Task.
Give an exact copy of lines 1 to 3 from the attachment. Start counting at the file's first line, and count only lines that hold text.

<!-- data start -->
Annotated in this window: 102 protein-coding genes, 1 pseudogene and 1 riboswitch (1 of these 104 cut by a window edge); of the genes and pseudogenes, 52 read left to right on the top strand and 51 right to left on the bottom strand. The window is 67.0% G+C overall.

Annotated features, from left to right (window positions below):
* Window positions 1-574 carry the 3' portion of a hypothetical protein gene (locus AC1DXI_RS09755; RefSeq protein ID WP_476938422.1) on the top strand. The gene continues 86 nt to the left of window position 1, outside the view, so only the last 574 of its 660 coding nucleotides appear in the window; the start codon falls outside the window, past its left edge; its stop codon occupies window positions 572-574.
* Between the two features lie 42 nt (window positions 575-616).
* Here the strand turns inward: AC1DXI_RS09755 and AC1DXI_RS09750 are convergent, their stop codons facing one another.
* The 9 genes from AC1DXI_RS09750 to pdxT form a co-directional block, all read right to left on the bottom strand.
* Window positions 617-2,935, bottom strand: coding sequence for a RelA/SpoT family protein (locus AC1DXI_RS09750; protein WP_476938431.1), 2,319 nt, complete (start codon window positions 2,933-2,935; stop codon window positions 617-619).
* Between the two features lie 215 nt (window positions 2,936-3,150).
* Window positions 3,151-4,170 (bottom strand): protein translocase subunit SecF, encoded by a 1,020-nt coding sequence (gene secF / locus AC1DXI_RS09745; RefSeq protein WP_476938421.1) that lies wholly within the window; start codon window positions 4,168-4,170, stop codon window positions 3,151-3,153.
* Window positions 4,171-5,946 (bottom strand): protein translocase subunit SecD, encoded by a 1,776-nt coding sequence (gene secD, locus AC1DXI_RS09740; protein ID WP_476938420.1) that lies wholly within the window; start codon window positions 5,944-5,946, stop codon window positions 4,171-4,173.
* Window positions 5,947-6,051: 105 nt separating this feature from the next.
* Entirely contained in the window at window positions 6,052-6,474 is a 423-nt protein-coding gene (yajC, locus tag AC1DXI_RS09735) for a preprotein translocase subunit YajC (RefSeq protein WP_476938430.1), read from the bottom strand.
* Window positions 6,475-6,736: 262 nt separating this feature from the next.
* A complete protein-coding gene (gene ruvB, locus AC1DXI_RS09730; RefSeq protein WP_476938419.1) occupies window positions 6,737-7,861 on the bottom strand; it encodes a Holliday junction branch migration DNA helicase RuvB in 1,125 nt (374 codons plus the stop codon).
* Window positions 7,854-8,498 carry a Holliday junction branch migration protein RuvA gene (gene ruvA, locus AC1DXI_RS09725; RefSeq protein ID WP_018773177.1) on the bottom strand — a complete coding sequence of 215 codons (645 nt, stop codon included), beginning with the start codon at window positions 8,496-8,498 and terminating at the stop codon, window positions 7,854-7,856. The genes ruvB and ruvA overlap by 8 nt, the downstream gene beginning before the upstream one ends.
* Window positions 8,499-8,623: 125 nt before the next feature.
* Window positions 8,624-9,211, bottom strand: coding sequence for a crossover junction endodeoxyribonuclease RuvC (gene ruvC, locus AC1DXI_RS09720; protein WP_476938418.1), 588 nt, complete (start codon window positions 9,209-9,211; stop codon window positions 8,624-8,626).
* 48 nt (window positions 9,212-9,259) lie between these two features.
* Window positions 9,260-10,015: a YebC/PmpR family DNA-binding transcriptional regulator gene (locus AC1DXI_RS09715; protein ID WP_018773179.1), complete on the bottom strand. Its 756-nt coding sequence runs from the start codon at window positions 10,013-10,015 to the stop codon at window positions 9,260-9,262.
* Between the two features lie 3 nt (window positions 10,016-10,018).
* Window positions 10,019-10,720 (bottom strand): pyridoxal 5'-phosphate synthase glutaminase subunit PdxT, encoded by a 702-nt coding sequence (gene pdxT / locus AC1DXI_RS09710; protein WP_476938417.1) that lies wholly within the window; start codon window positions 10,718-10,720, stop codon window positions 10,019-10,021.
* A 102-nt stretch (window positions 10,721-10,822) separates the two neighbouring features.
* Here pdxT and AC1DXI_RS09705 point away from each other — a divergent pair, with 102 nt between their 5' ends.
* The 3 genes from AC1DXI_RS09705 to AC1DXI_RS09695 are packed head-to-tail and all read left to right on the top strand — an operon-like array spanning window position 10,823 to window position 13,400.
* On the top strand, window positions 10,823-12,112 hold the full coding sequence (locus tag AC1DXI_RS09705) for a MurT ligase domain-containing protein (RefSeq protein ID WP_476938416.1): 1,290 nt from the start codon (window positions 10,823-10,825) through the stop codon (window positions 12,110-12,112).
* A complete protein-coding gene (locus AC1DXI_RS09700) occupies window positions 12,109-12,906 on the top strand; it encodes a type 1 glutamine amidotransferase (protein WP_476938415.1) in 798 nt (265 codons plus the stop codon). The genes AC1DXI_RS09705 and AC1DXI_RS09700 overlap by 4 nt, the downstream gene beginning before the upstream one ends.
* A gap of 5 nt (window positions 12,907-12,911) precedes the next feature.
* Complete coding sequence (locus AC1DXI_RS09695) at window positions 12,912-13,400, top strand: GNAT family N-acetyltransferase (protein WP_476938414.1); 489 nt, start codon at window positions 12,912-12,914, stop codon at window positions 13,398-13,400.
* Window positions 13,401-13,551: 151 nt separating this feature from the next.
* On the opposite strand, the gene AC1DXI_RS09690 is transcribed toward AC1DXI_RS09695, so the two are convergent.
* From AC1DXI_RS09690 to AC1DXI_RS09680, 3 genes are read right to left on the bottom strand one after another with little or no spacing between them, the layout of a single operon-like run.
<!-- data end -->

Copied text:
Annotated in this window: 102 protein-coding genes, 1 pseudogene and 1 riboswitch (1 of these 104 cut by a window edge); of the genes and pseudogenes, 52 read left to right on the top strand and 51 right to left on the bottom strand. The window is 67.0% G+C overall.

Annotated features, from left to right (window positions below):
* Window positions 1-574 carry the 3' portion of a hypothetical protein gene (locus AC1DXI_RS09755; RefSeq protein ID WP_476938422.1) on the top strand. The gene continues 86 nt to the left of window position 1, outside the view, so only the last 574 of its 660 coding nucleotides appear in the window; the start codon falls outside the window, past its left edge; its stop codon occupies window positions 572-574.